If he’d looked back, he would have seen the sad expression in the smoothie vendor’s eyes. It wasn’t there because his samples were quickly forming a technicolored puddle on the floor, though that no doubt upset him. It was a deeper sadness, as if he’d suffered from the tragic loss of direction in life.

“You could have apologized!” the vendor shouted after the executive. “I’m a person too — I deserve some respect, right?” At this point, the executive was well out of earshot, but the vendor didn’t seem to mind. His rant continued as he walked over to the custodial closet in search of a mop.

“I used to own my own trucking company, you know! I was worth millions back then! Probably more than you.”

While cheeky, this story illustrates how 3D printing can disrupt the supply chain and affect the lives of everyday people. For the 3D printer executive, this chain was positive (arguably). In the early days of 3D printing, he would have been considered a technician with a pipe dream. But after 3D printing revolutionized the supply chain, he’s likely to be catapulted to much loftier heights.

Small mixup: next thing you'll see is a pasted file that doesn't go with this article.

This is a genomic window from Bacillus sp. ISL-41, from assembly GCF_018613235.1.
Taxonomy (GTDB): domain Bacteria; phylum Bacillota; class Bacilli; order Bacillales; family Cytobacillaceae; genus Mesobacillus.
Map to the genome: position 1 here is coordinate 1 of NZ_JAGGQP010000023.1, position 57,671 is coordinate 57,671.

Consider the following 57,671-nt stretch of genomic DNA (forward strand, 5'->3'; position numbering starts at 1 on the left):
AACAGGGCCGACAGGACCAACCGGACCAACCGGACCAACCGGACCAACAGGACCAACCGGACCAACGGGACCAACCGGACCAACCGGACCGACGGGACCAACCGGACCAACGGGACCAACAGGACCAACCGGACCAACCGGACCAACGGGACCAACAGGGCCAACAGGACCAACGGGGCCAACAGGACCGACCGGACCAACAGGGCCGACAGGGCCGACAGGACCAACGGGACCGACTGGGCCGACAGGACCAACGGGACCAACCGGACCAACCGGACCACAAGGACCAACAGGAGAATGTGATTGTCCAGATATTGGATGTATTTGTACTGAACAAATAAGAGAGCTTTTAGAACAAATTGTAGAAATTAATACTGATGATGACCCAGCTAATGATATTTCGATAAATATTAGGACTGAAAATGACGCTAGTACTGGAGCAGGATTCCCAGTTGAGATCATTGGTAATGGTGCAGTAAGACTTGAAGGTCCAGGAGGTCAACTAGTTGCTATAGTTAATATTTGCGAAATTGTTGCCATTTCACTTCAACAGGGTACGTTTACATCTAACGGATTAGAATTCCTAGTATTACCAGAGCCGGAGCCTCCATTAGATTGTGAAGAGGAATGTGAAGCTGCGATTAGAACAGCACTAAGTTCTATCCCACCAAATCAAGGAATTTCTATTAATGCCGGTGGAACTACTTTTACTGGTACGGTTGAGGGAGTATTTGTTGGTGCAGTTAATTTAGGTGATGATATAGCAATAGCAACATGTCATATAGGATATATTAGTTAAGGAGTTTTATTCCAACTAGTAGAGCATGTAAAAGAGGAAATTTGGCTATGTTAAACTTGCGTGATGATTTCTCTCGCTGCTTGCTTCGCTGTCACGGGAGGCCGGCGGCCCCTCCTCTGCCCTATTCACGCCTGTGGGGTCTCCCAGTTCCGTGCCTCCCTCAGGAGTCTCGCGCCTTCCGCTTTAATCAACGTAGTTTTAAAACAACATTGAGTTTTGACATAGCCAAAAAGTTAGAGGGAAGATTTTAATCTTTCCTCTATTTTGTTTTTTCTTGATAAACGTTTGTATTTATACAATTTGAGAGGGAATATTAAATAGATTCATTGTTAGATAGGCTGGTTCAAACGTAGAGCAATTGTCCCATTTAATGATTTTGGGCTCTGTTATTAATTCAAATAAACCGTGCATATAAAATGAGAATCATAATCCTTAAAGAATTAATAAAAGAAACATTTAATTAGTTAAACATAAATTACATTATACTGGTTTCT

Conversely, the former trucking company owner now works a menial job handing out smoothie samples. When 3D printers become more prominent, people will begin manufacturing products in home and retail environments. This reduces the demand for long-distance shipping, a serious problem for people in the trucking and shipping industries.

Obviously these examples are hyperbolic. Not all truckers will lose their jobs to 3D printers, and not everyone working at 3D printer companies will be held in such high esteem. But what’s undoubtedly true is that 3D printers will seriously shake up every link in the supply chain.

Today’s process for manufacturing and selling products is bulky, to say the least. The raw materials might be extracted in one country, then shipped to a factory in a different country. Once the product has been assembled, it then travels to yet another country, where it might sit in a warehouse for months on end. Finally, it heads from the warehouse to a retail storefront, where they may or may not be purchased by a customer. Meanwhile, the product designers and technicians could be located anywhere in the world, including a country not involved in any of the other steps.